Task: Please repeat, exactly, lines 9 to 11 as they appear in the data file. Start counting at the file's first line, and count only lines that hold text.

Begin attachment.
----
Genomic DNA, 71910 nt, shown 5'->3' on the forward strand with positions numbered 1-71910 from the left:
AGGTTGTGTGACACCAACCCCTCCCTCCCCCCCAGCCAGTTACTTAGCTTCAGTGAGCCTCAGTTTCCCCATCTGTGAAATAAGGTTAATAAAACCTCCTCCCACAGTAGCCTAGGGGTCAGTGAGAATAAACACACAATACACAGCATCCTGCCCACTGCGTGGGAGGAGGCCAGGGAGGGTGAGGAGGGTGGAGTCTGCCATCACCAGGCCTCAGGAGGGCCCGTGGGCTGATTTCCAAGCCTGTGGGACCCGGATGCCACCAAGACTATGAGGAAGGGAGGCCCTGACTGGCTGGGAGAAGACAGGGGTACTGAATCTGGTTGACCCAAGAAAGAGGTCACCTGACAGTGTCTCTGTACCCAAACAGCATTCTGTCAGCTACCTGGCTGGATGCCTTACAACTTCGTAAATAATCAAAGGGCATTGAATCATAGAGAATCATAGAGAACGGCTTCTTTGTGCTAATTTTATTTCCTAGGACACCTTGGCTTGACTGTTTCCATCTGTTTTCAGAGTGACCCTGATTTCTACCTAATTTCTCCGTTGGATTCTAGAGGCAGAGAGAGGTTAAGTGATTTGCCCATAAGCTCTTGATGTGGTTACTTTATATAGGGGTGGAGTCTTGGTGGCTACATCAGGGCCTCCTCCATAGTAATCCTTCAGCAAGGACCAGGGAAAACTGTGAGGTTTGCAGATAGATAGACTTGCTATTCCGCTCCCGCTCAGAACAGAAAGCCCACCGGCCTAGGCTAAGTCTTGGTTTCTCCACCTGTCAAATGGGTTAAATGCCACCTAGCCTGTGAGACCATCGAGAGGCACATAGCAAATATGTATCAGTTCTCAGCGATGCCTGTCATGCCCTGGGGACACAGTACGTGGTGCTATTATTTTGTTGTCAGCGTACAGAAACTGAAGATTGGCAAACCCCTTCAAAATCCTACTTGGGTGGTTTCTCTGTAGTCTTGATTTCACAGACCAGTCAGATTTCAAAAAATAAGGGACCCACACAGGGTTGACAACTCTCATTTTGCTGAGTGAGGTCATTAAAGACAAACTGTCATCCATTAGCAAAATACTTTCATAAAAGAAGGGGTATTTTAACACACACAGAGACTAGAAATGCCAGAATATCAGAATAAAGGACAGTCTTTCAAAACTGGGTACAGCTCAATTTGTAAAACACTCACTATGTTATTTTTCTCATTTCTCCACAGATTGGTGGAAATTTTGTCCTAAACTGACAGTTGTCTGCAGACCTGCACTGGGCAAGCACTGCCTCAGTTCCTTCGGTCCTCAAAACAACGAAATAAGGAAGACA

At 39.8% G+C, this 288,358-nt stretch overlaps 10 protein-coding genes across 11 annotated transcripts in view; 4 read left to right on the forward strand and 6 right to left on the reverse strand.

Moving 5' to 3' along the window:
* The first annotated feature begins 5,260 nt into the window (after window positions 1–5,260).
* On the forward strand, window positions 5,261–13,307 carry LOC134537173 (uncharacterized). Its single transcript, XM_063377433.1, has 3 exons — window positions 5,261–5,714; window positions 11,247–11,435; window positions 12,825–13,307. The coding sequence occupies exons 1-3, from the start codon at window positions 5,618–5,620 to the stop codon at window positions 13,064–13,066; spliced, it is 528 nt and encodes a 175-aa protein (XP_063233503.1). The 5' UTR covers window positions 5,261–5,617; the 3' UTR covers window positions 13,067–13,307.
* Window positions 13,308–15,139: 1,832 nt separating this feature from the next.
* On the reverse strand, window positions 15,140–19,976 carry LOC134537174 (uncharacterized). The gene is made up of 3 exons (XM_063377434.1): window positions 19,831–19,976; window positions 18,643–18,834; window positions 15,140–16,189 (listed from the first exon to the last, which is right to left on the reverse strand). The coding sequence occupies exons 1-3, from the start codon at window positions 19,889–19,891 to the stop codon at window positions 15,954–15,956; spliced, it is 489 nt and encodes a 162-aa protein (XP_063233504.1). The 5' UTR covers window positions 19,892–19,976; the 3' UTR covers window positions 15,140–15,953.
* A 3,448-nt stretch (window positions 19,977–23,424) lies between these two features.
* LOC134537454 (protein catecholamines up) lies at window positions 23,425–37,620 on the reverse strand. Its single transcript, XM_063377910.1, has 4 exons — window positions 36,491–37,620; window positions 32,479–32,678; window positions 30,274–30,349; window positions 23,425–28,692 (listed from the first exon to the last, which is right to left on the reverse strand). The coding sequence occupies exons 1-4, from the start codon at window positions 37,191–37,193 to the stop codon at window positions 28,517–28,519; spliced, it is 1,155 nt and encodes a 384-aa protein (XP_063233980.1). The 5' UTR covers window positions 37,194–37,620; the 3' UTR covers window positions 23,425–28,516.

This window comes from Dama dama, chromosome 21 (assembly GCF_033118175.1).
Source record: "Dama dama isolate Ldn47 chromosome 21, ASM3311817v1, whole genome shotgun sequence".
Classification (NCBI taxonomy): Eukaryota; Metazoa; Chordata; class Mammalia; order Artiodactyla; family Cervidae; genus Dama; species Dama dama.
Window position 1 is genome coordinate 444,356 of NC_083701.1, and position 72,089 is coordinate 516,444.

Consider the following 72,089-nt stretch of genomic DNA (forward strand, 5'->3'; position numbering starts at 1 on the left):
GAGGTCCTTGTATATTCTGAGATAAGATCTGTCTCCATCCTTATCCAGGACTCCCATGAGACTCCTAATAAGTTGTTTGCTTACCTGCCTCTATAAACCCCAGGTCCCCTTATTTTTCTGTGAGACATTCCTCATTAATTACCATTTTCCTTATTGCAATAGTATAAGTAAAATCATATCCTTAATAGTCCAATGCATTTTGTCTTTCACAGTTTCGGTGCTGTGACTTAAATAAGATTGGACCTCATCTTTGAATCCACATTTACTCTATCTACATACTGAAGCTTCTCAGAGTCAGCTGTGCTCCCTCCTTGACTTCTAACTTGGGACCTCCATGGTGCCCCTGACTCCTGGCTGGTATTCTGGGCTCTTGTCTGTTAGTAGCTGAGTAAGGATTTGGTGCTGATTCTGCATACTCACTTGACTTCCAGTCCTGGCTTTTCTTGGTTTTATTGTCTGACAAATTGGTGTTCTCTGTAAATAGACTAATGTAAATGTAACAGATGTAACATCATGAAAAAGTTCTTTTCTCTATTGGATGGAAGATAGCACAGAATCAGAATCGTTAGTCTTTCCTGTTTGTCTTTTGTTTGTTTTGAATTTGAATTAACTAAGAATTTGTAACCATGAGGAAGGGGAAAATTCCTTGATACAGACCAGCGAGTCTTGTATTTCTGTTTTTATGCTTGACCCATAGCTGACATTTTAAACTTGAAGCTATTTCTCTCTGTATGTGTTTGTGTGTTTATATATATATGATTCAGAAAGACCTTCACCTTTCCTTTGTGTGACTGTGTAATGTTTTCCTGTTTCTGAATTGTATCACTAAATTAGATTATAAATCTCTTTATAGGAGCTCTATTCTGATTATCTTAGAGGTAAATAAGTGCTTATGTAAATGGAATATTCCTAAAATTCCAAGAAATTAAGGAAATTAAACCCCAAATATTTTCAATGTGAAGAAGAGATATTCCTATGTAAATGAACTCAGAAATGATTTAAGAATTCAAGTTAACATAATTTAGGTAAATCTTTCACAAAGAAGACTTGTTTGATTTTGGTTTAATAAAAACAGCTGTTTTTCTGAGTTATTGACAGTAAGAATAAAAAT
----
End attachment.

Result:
* A 3,448-nt stretch (window positions 19,977–23,424) lies between these two features.
* LOC134537454 (protein catecholamines up) lies at window positions 23,425–37,620 on the reverse strand. Its single transcript, XM_063377910.1, has 4 exons — window positions 36,491–37,620; window positions 32,479–32,678; window positions 30,274–30,349; window positions 23,425–28,692 (listed from the first exon to the last, which is right to left on the reverse strand). The coding sequence occupies exons 1-4, from the start codon at window positions 37,191–37,193 to the stop codon at window positions 28,517–28,519; spliced, it is 1,155 nt and encodes a 384-aa protein (XP_063233980.1). The 5' UTR covers window positions 37,194–37,620; the 3' UTR covers window positions 23,425–28,516.

This window comes from Dama dama, chromosome 21 (assembly GCF_033118175.1).